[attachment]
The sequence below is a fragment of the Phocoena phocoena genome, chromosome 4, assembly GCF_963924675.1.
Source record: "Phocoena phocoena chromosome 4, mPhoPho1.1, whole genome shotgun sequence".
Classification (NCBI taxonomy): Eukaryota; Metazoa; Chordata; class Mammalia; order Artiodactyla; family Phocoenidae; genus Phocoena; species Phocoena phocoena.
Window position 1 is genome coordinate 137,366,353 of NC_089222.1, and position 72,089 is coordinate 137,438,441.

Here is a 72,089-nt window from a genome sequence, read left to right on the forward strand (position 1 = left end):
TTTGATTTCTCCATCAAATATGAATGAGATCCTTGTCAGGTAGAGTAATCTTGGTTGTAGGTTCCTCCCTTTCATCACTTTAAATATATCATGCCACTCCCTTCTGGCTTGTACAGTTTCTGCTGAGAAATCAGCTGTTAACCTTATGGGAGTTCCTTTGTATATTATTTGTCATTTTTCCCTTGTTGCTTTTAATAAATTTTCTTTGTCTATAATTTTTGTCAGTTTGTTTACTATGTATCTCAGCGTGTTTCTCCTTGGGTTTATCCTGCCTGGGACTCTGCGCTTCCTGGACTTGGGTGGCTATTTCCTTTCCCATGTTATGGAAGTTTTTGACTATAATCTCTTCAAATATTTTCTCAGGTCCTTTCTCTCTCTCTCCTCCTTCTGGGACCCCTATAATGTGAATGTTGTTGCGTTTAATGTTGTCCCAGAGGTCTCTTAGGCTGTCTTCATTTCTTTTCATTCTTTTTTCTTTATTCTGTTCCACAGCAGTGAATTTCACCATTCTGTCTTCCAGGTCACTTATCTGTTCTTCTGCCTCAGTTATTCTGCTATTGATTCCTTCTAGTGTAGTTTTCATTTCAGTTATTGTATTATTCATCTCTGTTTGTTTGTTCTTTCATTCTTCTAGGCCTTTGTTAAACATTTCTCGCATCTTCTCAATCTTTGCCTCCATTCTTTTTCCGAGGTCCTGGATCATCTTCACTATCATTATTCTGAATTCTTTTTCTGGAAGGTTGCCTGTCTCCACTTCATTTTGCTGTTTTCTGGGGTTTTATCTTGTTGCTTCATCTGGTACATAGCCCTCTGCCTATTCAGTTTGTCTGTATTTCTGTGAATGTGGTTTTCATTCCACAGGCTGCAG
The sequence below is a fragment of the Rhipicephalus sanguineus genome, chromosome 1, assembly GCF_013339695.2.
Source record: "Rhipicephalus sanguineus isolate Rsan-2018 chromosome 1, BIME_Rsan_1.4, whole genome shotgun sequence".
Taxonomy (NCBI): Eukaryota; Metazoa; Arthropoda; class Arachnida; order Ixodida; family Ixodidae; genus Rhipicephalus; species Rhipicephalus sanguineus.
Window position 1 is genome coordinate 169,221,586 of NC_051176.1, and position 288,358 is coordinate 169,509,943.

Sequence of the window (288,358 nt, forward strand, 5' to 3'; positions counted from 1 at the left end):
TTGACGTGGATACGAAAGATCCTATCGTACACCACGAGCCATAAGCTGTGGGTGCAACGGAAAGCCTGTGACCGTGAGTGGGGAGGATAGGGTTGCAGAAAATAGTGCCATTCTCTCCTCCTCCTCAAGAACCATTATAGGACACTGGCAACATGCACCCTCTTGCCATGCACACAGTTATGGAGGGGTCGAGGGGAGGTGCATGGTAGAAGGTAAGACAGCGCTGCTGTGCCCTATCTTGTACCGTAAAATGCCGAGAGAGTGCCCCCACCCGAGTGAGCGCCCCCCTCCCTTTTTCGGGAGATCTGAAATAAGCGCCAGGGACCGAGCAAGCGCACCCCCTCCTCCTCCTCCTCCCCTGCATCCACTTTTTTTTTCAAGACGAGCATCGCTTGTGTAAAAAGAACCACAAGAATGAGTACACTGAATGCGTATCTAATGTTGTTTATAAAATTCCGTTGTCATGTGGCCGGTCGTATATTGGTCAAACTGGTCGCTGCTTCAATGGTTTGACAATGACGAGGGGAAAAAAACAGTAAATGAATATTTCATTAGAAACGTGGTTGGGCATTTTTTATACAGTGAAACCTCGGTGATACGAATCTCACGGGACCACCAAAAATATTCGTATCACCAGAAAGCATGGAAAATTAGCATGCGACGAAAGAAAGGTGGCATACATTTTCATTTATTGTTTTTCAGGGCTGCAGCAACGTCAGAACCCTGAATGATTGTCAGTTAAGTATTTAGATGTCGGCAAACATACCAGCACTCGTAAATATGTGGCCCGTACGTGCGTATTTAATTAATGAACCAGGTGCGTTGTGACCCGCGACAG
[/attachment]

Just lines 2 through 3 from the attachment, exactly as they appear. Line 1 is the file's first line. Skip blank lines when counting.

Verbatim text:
Source record: "Phocoena phocoena chromosome 4, mPhoPho1.1, whole genome shotgun sequence".
Classification (NCBI taxonomy): Eukaryota; Metazoa; Chordata; class Mammalia; order Artiodactyla; family Phocoenidae; genus Phocoena; species Phocoena phocoena.